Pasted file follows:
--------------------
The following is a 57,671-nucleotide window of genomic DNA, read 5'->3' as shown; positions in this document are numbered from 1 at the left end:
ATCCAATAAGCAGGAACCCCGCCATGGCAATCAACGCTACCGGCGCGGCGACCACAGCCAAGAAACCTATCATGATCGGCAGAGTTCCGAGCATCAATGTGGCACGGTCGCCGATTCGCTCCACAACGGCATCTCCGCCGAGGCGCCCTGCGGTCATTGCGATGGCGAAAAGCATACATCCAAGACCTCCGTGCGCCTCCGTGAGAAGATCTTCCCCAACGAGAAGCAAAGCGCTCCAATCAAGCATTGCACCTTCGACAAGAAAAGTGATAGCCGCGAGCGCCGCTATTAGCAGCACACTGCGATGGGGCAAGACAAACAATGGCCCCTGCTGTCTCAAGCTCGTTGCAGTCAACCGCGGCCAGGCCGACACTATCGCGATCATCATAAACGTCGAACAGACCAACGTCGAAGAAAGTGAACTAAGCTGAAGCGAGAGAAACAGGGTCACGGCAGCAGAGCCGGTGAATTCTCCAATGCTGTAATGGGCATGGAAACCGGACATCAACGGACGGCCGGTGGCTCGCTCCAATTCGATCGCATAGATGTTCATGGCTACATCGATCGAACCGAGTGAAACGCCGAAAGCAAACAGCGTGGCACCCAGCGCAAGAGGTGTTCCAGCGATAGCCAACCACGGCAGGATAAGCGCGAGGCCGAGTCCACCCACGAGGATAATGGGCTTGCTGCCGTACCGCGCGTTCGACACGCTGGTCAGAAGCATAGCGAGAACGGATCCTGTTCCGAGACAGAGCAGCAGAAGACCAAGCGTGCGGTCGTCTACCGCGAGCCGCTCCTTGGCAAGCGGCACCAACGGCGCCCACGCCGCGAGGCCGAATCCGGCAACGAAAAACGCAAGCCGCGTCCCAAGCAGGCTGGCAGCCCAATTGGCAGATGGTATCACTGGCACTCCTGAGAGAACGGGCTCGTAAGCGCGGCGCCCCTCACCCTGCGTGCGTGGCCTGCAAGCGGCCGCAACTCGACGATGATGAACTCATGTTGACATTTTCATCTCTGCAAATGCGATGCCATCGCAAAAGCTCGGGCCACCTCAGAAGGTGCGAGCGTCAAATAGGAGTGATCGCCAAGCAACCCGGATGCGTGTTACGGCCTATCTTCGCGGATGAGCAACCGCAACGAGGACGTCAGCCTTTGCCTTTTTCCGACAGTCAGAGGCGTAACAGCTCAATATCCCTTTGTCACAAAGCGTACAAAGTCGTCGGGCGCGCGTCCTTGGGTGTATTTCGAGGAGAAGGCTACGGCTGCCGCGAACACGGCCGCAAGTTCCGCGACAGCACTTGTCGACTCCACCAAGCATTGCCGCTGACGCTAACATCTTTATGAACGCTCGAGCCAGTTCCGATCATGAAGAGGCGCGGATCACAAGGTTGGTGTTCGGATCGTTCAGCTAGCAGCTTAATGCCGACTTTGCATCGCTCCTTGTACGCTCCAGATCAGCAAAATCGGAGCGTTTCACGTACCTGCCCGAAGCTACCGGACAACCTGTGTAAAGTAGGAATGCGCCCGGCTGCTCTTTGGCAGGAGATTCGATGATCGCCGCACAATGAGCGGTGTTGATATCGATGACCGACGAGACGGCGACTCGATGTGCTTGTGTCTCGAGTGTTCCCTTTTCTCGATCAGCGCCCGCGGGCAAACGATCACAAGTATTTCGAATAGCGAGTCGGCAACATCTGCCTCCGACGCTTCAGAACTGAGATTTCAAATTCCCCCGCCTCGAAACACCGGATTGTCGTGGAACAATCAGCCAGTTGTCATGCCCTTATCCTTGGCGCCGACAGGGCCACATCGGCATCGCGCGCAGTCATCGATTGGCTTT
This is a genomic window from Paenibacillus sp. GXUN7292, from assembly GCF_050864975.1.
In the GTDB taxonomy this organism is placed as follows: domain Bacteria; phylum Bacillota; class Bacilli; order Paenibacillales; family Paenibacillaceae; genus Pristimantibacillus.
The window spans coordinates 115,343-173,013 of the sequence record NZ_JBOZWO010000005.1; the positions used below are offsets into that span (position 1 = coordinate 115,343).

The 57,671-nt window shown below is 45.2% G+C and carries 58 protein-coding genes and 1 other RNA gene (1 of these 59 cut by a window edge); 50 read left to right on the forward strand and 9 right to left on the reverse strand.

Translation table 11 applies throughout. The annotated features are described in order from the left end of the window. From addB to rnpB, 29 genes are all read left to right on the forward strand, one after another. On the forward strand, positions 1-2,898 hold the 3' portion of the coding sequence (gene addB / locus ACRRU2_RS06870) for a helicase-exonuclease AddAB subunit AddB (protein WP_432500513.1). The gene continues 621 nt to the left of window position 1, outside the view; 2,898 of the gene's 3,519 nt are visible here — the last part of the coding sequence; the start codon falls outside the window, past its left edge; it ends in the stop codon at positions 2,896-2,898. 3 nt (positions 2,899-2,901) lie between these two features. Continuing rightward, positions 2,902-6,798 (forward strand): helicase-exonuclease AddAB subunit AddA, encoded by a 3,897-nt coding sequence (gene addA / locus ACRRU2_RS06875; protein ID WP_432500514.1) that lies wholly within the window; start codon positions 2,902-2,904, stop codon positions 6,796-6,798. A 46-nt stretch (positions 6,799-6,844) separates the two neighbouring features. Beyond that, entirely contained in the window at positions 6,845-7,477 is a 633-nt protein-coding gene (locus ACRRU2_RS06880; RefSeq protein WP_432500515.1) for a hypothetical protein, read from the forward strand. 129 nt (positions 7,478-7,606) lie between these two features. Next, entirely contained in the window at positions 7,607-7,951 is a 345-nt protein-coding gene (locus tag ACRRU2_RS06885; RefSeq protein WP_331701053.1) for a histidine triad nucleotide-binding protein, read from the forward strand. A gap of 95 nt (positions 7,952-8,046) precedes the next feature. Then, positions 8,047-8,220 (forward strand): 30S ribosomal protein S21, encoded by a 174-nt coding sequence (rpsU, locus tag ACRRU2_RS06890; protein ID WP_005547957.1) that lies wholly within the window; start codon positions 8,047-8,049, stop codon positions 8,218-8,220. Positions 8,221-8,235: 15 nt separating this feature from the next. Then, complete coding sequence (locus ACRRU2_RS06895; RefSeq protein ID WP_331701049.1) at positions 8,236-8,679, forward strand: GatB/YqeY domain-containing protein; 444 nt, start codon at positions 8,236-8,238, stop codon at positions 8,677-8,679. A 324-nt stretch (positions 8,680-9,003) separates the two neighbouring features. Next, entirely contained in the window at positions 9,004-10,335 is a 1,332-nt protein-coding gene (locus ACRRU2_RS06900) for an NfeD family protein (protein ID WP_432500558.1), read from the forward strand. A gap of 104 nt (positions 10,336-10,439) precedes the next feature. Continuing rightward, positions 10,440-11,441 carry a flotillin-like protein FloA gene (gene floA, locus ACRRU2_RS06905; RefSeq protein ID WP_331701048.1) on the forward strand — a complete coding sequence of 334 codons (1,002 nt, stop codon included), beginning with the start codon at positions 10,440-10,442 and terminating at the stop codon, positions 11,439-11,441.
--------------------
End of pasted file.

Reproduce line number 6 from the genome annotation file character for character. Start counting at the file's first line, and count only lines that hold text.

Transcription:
The 57,671-nt window shown below is 45.2% G+C and carries 58 protein-coding genes and 1 other RNA gene (1 of these 59 cut by a window edge); 50 read left to right on the forward strand and 9 right to left on the reverse strand.